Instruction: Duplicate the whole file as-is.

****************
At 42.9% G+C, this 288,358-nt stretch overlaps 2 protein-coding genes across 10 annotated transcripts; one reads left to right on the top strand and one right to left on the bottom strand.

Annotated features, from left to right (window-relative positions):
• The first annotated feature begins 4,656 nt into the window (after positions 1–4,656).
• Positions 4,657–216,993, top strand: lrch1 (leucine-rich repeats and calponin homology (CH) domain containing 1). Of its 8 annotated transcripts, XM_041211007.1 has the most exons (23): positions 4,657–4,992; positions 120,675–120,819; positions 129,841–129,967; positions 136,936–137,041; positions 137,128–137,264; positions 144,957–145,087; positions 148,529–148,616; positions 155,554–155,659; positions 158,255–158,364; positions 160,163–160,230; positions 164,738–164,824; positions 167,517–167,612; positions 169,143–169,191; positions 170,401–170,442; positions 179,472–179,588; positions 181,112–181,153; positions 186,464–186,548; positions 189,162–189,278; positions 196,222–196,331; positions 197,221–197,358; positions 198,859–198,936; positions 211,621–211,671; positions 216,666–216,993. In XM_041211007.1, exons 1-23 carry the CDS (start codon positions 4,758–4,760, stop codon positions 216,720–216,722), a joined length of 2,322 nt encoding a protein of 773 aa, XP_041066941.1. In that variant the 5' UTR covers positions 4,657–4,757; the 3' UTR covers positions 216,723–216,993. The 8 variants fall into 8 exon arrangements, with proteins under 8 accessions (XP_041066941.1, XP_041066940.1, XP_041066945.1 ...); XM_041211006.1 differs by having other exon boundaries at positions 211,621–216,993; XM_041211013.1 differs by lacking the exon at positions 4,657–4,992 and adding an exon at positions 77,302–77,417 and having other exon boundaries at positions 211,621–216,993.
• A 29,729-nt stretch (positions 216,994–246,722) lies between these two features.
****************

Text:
At 42.9% G+C, this 288,358-nt stretch overlaps 2 protein-coding genes across 10 annotated transcripts; one reads left to right on the top strand and one right to left on the bottom strand.

Annotated features, from left to right (window-relative positions):
• The first annotated feature begins 4,656 nt into the window (after positions 1–4,656).
• Positions 4,657–216,993, top strand: lrch1 (leucine-rich repeats and calponin homology (CH) domain containing 1). Of its 8 annotated transcripts, XM_041211007.1 has the most exons (23): positions 4,657–4,992; positions 120,675–120,819; positions 129,841–129,967; positions 136,936–137,041; positions 137,128–137,264; positions 144,957–145,087; positions 148,529–148,616; positions 155,554–155,659; positions 158,255–158,364; positions 160,163–160,230; positions 164,738–164,824; positions 167,517–167,612; positions 169,143–169,191; positions 170,401–170,442; positions 179,472–179,588; positions 181,112–181,153; positions 186,464–186,548; positions 189,162–189,278; positions 196,222–196,331; positions 197,221–197,358; positions 198,859–198,936; positions 211,621–211,671; positions 216,666–216,993. In XM_041211007.1, exons 1-23 carry the CDS (start codon positions 4,758–4,760, stop codon positions 216,720–216,722), a joined length of 2,322 nt encoding a protein of 773 aa, XP_041066941.1. In that variant the 5' UTR covers positions 4,657–4,757; the 3' UTR covers positions 216,723–216,993. The 8 variants fall into 8 exon arrangements, with proteins under 8 accessions (XP_041066941.1, XP_041066940.1, XP_041066945.1 ...); XM_041211006.1 differs by having other exon boundaries at positions 211,621–216,993; XM_041211013.1 differs by lacking the exon at positions 4,657–4,992 and adding an exon at positions 77,302–77,417 and having other exon boundaries at positions 211,621–216,993.
• A 29,729-nt stretch (positions 216,994–246,722) lies between these two features.